Special Edition on Asymmetric Organocatalysis.
Guest editors in this number Kendall N. Houk (University of California,
Los Angeles) and Benjamin List (Max-Planck-Institut fur Kohlenforschung, Mulheim).
On the cover: Four of the prominent organocatalysts described in this
issue superimposed over the natural sources or the chiral compounds or
precursors. Clockwise from the top left are proline and chicken feather,
cinchoinidine and the cinchona flower, Shi's fructose-based catalyst and
sugar cane, and a MacMillan organocatalyst and rice hulls (a source of
phenylalanine). Cover concept and design by Ruth Gordillo (postdoctoral
researcher at Professor Houk's group) and Amy Meyer Phifer (graphic designer).
In recent years, catalytic methods based on metal-free organic
molecules have experienced a spectacular advancement. Relatively simple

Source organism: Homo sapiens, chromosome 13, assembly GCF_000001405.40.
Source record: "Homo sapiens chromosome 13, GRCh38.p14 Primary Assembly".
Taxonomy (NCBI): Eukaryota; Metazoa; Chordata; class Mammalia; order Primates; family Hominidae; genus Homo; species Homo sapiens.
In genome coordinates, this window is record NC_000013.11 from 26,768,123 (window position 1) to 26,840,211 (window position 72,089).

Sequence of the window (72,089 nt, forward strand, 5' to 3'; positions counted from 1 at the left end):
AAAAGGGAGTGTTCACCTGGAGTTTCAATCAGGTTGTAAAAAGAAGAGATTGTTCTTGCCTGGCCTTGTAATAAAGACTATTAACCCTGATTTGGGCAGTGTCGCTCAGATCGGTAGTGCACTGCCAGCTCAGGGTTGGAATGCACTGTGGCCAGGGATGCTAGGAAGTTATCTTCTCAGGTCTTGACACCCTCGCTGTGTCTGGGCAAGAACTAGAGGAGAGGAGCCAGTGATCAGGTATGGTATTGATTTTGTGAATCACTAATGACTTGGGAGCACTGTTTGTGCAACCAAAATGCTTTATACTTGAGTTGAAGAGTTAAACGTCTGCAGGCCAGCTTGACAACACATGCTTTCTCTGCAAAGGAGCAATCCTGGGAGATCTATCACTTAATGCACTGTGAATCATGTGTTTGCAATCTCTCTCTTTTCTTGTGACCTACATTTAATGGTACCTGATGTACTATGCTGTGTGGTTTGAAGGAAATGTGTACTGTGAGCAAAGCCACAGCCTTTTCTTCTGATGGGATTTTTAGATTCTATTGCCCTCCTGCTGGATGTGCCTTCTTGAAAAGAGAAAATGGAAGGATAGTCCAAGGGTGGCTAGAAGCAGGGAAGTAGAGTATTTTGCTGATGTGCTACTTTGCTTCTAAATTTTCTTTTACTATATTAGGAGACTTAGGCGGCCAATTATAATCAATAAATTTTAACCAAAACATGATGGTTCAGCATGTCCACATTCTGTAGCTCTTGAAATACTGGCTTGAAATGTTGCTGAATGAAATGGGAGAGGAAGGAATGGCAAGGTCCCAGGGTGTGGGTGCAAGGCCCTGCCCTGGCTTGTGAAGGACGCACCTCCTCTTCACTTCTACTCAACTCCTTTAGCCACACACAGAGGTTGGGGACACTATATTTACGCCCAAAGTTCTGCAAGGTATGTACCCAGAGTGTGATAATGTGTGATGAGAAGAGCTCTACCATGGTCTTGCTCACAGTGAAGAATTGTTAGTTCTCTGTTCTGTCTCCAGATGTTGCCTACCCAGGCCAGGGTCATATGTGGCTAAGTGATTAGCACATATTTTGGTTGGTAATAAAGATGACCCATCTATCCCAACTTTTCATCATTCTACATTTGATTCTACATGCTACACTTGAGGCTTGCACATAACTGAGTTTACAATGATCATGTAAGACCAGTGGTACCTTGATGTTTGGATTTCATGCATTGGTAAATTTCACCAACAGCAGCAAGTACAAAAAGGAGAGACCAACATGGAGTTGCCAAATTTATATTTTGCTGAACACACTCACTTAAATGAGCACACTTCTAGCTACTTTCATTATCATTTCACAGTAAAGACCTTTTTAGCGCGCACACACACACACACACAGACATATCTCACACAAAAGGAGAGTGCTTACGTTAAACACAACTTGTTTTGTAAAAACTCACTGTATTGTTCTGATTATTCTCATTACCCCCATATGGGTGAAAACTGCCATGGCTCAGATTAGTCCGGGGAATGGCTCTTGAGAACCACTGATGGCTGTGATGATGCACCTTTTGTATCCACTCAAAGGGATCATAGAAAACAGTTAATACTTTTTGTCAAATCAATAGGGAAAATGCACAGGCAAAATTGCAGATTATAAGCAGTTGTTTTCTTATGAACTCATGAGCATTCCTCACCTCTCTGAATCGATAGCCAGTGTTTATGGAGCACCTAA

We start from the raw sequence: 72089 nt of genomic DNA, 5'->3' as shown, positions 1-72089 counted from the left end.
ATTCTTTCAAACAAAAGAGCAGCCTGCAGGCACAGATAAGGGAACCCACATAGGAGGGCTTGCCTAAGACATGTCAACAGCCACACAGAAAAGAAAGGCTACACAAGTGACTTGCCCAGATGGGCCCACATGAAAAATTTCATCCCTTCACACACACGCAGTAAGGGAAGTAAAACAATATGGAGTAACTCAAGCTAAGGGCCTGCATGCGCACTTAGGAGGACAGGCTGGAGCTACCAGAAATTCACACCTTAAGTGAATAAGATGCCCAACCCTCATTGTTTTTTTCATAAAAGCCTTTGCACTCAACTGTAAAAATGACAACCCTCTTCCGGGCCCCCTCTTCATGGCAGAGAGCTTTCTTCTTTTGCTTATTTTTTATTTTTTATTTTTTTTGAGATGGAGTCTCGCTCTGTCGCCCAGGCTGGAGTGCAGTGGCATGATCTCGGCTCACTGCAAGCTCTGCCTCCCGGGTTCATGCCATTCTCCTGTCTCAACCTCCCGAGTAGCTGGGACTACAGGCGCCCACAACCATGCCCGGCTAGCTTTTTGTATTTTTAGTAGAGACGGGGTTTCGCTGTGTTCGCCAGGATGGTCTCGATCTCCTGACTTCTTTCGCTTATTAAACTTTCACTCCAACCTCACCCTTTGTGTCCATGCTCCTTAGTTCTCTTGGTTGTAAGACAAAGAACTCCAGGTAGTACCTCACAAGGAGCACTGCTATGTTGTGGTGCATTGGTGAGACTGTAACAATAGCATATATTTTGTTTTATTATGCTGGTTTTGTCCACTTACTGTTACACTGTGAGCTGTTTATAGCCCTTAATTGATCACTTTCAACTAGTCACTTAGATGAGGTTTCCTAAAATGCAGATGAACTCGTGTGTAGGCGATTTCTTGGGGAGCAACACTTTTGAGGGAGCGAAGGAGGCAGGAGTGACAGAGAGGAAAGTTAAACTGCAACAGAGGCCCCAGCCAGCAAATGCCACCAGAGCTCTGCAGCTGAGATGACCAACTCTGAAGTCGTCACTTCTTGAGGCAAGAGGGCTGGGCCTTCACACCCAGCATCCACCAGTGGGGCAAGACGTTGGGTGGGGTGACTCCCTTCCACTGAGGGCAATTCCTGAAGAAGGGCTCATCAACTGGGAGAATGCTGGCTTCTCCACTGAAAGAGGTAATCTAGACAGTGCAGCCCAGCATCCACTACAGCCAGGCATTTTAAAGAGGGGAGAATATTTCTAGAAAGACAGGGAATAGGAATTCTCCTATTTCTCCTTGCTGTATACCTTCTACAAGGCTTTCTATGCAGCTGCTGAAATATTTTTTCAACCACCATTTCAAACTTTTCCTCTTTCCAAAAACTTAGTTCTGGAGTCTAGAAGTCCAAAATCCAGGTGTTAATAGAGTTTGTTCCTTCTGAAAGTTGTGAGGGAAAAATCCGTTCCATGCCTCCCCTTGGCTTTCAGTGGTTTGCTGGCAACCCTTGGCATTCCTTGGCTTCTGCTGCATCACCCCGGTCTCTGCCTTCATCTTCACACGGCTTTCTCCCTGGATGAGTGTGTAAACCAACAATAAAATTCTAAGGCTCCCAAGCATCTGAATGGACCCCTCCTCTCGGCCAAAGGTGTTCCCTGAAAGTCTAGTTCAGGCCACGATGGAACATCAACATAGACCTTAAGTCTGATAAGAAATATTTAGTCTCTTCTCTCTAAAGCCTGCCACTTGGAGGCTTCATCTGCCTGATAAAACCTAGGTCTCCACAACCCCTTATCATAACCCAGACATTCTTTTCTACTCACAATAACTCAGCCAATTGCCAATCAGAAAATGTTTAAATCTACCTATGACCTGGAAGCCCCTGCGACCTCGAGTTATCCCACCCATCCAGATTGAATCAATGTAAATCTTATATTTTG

organic molecules can be highly effective and remarkably enantioselective
catalysts of a wide range of important transformations.
Preparative advantages are notable: usually the reactions can be
performed under an aerobic atmosphere with wet solvents. The catalysts
are inexpensive and they are often more stable than enzymes or other
bioorganic catalysts. This issue contains a remarkable number of papers
that have been categorized according to a mechanistic classification,
where the catalysts are either Lewis acid, Lewis bases, Bronsted acids, or